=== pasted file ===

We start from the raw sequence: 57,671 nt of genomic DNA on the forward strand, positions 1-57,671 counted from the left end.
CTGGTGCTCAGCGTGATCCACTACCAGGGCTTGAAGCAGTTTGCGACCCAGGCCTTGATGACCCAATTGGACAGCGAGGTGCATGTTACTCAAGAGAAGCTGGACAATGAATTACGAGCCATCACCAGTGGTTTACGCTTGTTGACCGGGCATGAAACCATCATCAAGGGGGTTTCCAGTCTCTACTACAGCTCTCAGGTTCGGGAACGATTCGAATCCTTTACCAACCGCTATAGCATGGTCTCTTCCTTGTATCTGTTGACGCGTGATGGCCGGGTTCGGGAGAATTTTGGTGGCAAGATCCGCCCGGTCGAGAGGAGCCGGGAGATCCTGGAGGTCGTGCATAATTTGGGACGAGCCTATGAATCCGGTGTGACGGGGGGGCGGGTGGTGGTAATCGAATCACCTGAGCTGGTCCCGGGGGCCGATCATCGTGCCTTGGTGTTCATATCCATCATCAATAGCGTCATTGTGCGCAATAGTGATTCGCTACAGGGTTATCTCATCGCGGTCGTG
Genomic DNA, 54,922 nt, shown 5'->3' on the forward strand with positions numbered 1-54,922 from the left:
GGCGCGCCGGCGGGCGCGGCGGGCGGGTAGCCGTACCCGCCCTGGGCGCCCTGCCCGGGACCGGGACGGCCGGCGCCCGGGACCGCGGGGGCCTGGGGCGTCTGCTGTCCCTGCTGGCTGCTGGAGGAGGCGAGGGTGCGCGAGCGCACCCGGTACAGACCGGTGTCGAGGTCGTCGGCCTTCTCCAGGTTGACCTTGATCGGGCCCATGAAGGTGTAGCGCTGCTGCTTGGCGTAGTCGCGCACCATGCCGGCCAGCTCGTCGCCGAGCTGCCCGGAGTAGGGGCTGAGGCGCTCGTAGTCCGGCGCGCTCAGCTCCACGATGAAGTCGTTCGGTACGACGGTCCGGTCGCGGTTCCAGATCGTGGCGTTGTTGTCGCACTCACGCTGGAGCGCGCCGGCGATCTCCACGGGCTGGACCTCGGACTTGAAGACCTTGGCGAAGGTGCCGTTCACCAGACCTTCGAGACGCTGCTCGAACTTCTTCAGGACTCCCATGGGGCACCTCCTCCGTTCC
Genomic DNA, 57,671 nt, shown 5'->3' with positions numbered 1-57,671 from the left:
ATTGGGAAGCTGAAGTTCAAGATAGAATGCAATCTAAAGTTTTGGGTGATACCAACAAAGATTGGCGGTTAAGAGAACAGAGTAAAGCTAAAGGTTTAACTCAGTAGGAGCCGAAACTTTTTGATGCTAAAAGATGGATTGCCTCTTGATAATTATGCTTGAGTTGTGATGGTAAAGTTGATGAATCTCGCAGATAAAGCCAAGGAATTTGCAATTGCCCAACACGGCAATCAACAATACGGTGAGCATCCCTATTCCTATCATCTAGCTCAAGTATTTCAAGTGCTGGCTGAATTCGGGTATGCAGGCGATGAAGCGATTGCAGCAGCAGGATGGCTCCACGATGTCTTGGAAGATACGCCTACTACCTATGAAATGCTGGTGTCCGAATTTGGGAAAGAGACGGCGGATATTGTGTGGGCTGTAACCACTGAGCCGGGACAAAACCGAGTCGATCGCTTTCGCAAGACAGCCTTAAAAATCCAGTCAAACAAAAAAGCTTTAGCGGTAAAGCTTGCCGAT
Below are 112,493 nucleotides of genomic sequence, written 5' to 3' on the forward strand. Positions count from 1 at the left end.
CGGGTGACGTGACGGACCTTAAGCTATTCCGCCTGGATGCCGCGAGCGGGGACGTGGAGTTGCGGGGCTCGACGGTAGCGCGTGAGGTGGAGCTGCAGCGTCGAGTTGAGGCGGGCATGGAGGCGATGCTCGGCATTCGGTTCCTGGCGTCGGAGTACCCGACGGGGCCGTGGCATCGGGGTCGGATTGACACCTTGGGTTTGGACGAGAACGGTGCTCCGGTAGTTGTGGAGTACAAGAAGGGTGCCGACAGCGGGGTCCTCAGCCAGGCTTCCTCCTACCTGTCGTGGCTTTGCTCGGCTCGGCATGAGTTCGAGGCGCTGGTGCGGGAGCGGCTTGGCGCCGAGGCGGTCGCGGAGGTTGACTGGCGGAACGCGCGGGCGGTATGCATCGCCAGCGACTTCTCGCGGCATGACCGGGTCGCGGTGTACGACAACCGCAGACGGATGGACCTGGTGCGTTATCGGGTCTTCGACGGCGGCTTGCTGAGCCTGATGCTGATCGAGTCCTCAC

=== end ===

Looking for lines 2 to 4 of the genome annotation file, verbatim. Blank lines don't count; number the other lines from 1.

CTGGTGCTCAGCGTGATCCACTACCAGGGCTTGAAGCAGTTTGCGACCCAGGCCTTGATGACCCAATTGGACAGCGAGGTGCATGTTACTCAAGAGAAGCTGGACAATGAATTACGAGCCATCACCAGTGGTTTACGCTTGTTGACCGGGCATGAAACCATCATCAAGGGGGTTTCCAGTCTCTACTACAGCTCTCAGGTTCGGGAACGATTCGAATCCTTTACCAACCGCTATAGCATGGTCTCTTCCTTGTATCTGTTGACGCGTGATGGCCGGGTTCGGGAGAATTTTGGTGGCAAGATCCGCCCGGTCGAGAGGAGCCGGGAGATCCTGGAGGTCGTGCATAATTTGGGACGAGCCTATGAATCCGGTGTGACGGGGGGGCGGGTGGTGGTAATCGAATCACCTGAGCTGGTCCCGGGGGCCGATCATCGTGCCTTGGTGTTCATATCCATCATCAATAGCGTCATTGTGCGCAATAGTGATTCGCTACAGGGTTATCTCATCGCGGTCGTG
Genomic DNA, 54,922 nt, shown 5'->3' on the forward strand with positions numbered 1-54,922 from the left:
GGCGCGCCGGCGGGCGCGGCGGGCGGGTAGCCGTACCCGCCCTGGGCGCCCTGCCCGGGACCGGGACGGCCGGCGCCCGGGACCGCGGGGGCCTGGGGCGTCTGCTGTCCCTGCTGGCTGCTGGAGGAGGCGAGGGTGCGCGAGCGCACCCGGTACAGACCGGTGTCGAGGTCGTCGGCCTTCTCCAGGTTGACCTTGATCGGGCCCATGAAGGTGTAGCGCTGCTGCTTGGCGTAGTCGCGCACCATGCCGGCCAGCTCGTCGCCGAGCTGCCCGGAGTAGGGGCTGAGGCGCTCGTAGTCCGGCGCGCTCAGCTCCACGATGAAGTCGTTCGGTACGACGGTCCGGTCGCGGTTCCAGATCGTGGCGTTGTTGTCGCACTCACGCTGGAGCGCGCCGGCGATCTCCACGGGCTGGACCTCGGACTTGAAGACCTTGGCGAAGGTGCCGTTCACCAGACCTTCGAGACGCTGCTCGAACTTCTTCAGGACTCCCATGGGGCACCTCCTCCGTTCC